A tall, athletic man of around her own age strode out of a nearby tent, giving her a nod and a hard glance as he passed. He had a certain affable charm to him, as he reached the group of soldiers standing at a distance and started talking to them animatedly; he seemed almost like a school boy. Except his eyes, she noticed- they were older, more experienced.


The next time she saw him was three nights later. Unable to sleep, she’d stepped out of her tent. Things had been quiet so far- it didn’t really seem like a war zone. As she sat on a rock, gazing at the star studded sky, she noticed a figure in the distance, a soldier, sitting alone near the dying embers of a fire.


Quietly, she walked towards him, until she was a few feet away. He was writing something with great concentration, she noticed. Almost before she could realize it, he spun in his spot and had his gun trained on her.


“Hell, I could’ve shot you! What on Earth do you think you were doing sneaking up on me?” he muttered in a low angry tone.


Defiantly, she stood her ground. “I was just hoping to find some company, Captain Singh,” she said, reading his name off his uniform.


He relaxed a bit. “Sorry, Miss. I’ve just been on the edge because out here, it being this quiet is like the calm before a storm. And you can call me Aditya in private,” he smiled.


“Then it’s Ananya. And I completely get it, how much you have at stake here. By the way, I’d love to do an interview with you later when you’re free.”


He nodded and went back to his writing. She sat quietly for a while. He looked up and said, “I’m writing a poem.”


“Am I that obvious?” she blushed.


“No, no. It’s just that by now I would have asked at least ten questions so I presumed…” He grinned.


“If it isn’t personal, may I…” she started just as he had said “Would you like to read…”


They both laughed out loud, as the North Star twinkled on the horizon.


In the coming days, they saw more of each other, though lesser than they would have liked, as the enemy unleashed a sudden round of firing and a full frontal attack was declared.


Ananya fulfilled her duties with professionalism, crying in private as she woke from her nightmares of mangled bodies. Every evening she waited tensely as they carried the bodies of the dead and injured, and she breathed a sigh of relief every time she saw that ‘he’ was not among them.


After twenty two days, which seemed like months, she had the first real smile on her face as she reported that their army had achieved victory, and despite heavy odds had secured their territory. She was waiting to question the soldiers who were in reasonably good shape, and while she saw Aditya for a moment, he slipped away before she could get close.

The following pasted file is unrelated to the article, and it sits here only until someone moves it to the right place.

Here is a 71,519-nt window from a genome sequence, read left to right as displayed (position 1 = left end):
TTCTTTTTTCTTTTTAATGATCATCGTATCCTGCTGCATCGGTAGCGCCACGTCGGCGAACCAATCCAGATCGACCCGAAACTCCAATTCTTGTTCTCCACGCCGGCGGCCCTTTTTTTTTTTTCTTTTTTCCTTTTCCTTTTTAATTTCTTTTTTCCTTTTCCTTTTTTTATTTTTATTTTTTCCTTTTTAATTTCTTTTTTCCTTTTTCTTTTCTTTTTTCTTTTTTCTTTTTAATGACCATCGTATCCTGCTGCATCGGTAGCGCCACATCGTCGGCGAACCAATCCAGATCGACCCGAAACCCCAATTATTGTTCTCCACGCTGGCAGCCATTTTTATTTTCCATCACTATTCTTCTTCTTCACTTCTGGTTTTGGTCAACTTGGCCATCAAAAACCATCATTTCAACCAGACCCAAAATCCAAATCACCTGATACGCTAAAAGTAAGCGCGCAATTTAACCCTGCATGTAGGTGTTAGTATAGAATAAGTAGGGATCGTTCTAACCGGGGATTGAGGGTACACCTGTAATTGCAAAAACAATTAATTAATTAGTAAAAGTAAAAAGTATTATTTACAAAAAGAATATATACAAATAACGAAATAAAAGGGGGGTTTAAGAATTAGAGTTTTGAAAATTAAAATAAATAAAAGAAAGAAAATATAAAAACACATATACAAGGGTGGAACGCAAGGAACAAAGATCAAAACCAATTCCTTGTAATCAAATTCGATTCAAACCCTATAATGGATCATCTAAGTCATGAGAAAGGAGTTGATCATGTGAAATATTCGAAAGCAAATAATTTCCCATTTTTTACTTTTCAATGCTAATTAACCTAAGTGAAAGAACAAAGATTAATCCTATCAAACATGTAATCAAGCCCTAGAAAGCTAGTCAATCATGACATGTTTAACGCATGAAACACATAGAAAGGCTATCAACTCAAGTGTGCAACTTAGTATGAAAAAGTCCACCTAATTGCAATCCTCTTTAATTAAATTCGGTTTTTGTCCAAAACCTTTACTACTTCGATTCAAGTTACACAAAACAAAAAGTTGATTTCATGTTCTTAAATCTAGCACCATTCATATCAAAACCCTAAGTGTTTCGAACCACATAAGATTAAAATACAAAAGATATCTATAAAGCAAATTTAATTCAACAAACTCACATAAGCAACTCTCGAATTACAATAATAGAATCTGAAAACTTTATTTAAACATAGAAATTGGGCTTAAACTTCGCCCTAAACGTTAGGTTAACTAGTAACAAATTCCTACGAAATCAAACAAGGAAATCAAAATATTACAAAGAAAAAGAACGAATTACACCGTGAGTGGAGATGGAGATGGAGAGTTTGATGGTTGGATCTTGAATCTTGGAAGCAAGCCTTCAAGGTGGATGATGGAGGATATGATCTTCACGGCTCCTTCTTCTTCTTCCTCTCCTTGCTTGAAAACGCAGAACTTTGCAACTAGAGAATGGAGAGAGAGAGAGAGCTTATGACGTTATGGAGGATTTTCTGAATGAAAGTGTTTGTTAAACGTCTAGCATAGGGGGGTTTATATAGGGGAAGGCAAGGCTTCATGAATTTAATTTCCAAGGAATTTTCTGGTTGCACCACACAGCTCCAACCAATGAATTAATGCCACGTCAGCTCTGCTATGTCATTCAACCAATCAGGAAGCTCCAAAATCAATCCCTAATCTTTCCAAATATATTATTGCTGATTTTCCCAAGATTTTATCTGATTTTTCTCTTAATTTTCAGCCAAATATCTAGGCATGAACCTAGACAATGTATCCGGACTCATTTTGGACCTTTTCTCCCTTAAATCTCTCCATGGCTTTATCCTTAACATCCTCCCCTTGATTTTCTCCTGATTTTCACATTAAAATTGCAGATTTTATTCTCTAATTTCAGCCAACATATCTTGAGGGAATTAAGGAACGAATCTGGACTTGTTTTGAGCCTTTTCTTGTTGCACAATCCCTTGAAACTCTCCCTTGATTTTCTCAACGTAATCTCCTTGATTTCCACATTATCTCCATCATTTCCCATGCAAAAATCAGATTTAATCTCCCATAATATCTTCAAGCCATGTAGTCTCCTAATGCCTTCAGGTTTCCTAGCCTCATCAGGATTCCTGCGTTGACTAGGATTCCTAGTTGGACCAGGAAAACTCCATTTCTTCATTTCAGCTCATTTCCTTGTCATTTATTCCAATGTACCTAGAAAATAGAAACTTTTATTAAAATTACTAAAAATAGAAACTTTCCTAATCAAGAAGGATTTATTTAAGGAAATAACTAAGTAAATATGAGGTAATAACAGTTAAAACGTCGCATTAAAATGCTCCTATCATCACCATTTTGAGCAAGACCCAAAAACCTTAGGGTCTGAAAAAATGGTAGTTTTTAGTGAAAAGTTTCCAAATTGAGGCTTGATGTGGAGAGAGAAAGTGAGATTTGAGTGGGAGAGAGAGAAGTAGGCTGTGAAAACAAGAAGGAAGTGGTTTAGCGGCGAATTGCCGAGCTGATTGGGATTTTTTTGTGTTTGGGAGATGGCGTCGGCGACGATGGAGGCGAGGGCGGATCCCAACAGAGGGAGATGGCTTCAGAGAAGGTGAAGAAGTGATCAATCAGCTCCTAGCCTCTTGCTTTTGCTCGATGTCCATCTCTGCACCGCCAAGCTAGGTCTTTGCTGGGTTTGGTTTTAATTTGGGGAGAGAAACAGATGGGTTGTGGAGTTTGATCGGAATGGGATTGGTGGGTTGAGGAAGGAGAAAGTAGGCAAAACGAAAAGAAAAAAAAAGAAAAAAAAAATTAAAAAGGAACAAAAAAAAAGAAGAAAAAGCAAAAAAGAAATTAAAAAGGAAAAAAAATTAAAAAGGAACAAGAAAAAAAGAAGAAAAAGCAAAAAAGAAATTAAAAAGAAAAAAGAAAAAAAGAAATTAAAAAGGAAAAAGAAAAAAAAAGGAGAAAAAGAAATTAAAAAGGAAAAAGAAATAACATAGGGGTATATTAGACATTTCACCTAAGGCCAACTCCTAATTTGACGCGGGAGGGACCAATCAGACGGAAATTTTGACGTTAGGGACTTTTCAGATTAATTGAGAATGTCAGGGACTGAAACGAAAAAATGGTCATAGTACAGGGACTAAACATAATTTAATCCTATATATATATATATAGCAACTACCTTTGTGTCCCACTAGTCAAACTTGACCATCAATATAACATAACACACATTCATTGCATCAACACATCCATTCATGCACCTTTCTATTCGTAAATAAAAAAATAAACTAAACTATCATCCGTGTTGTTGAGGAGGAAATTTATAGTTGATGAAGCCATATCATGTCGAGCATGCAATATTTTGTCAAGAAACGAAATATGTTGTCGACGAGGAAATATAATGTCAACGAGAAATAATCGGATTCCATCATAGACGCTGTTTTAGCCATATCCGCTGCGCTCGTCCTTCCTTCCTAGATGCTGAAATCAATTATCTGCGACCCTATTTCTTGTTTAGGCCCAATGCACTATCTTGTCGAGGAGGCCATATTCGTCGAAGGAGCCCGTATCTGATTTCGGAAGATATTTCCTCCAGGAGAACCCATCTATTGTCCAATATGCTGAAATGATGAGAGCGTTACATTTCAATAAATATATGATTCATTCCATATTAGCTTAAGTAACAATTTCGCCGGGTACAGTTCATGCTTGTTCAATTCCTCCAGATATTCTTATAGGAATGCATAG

“We lost one of our finest tonight- Captain Akram. He was Captain Singh’s course mate and best friend.” A soldier informed her later that evening.


At night when all was calm, she stepped out of her tent. She was unsurprised to find him at his usual spot, hunched over his notebook. Without a word, she sat next to him. It was almost an hour before he spoke his first sentence, “I wish I had been the one to die.”


A sharp “No” escaped her even before she could think about it. He sensed her tone and turned his face to look at her. In that night’s brokenness, their lips met, seeking to communicate an emotion made futile by words.


As light started to spread across the horizon, he looked at her resting on his arm, “You have a beautiful soul.”


She smiled a hollow smile, “But. There’s a but. Right?”


“Each night I write a poem. For her.”


She never met him again.




“And action!” the Assistant Director cried, relieved at her return.


Ananya settled into her chair, not caring for the first time in years that her appearance was less than perfect. Her next question was a scripted one, and one she already knew the answer to.


“Mrs. Singh, do you think your husband regretted his decision to join the forces?”


“Never,” his widow replied.


Ananya could see the director signaling frantically. This was the cue for a follow up question such as “Do you think he’d prefer being dead to being with you and your son?” Something to shock, to stir up an emotional furor, to make people bay for the blood of those who brainwashed the “poor soldiers”.


Instead she smiled and said, “Mrs. Singh, what do you have to say to those who think that the soldiers are manipulated to serve a worthless cause?”


“I believe it is because of those who fight to keep us all safe, that these people still have the liberty to ‘think’. They should put it to good use.”


They exchanged a tiny genuine smiles as they walked out of the studio.


While Ishita stopped to exchange a word with the next guest, a lady of her acquaintance, Ananya walked over to the desk where Aditya’s four year old sat in rapt concentration, chewing a pencil as he looked down at a small notebook.


As he noticed her looking at him, he smiled shyly and said, “I’m writing a poem.”


A long frozen shard melted into a tear, as she asked, “May I read it?”


By Amrita Brahmo

(Edited by Soumya Chakraborty)